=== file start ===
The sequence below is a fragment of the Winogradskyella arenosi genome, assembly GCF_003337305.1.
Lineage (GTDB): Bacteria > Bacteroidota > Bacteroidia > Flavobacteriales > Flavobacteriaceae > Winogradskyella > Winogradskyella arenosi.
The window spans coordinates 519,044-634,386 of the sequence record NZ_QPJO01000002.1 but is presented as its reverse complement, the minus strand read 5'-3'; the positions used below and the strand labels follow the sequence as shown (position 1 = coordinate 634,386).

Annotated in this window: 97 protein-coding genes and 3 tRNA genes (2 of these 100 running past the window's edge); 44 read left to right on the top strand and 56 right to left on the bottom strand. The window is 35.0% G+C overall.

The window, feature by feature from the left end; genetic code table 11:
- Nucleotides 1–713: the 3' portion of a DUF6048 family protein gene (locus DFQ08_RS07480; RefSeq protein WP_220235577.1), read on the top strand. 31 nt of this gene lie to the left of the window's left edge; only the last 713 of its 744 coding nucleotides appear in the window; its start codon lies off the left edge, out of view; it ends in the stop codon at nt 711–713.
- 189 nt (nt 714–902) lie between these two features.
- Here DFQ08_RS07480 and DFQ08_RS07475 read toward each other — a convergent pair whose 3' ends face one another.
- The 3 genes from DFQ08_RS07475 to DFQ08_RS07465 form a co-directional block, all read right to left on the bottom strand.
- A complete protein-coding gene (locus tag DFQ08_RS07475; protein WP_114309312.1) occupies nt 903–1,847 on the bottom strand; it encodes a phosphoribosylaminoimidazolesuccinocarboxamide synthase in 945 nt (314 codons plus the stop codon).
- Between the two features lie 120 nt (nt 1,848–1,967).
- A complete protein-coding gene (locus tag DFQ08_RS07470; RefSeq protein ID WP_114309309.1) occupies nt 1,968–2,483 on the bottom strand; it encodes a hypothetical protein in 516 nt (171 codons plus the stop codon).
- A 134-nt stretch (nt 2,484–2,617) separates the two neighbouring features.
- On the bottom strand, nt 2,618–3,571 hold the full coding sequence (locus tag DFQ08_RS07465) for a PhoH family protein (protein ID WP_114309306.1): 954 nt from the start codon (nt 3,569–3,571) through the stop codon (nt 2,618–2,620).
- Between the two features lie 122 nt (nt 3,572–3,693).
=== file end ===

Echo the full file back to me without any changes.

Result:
The sequence below is a fragment of the Winogradskyella arenosi genome, assembly GCF_003337305.1.
Lineage (GTDB): Bacteria > Bacteroidota > Bacteroidia > Flavobacteriales > Flavobacteriaceae > Winogradskyella > Winogradskyella arenosi.
The window spans coordinates 519,044-634,386 of the sequence record NZ_QPJO01000002.1 but is presented as its reverse complement, the minus strand read 5'-3'; the positions used below and the strand labels follow the sequence as shown (position 1 = coordinate 634,386).

Annotated in this window: 97 protein-coding genes and 3 tRNA genes (2 of these 100 running past the window's edge); 44 read left to right on the top strand and 56 right to left on the bottom strand. The window is 35.0% G+C overall.

The window, feature by feature from the left end; genetic code table 11:
- Nucleotides 1–713: the 3' portion of a DUF6048 family protein gene (locus DFQ08_RS07480; RefSeq protein WP_220235577.1), read on the top strand. 31 nt of this gene lie to the left of the window's left edge; only the last 713 of its 744 coding nucleotides appear in the window; its start codon lies off the left edge, out of view; it ends in the stop codon at nt 711–713.
- 189 nt (nt 714–902) lie between these two features.
- Here DFQ08_RS07480 and DFQ08_RS07475 read toward each other — a convergent pair whose 3' ends face one another.
- The 3 genes from DFQ08_RS07475 to DFQ08_RS07465 form a co-directional block, all read right to left on the bottom strand.
- A complete protein-coding gene (locus tag DFQ08_RS07475; protein WP_114309312.1) occupies nt 903–1,847 on the bottom strand; it encodes a phosphoribosylaminoimidazolesuccinocarboxamide synthase in 945 nt (314 codons plus the stop codon).
- Between the two features lie 120 nt (nt 1,848–1,967).
- A complete protein-coding gene (locus tag DFQ08_RS07470; RefSeq protein ID WP_114309309.1) occupies nt 1,968–2,483 on the bottom strand; it encodes a hypothetical protein in 516 nt (171 codons plus the stop codon).
- A 134-nt stretch (nt 2,484–2,617) separates the two neighbouring features.
- On the bottom strand, nt 2,618–3,571 hold the full coding sequence (locus tag DFQ08_RS07465) for a PhoH family protein (protein ID WP_114309306.1): 954 nt from the start codon (nt 3,569–3,571) through the stop codon (nt 2,618–2,620).
- Between the two features lie 122 nt (nt 3,572–3,693).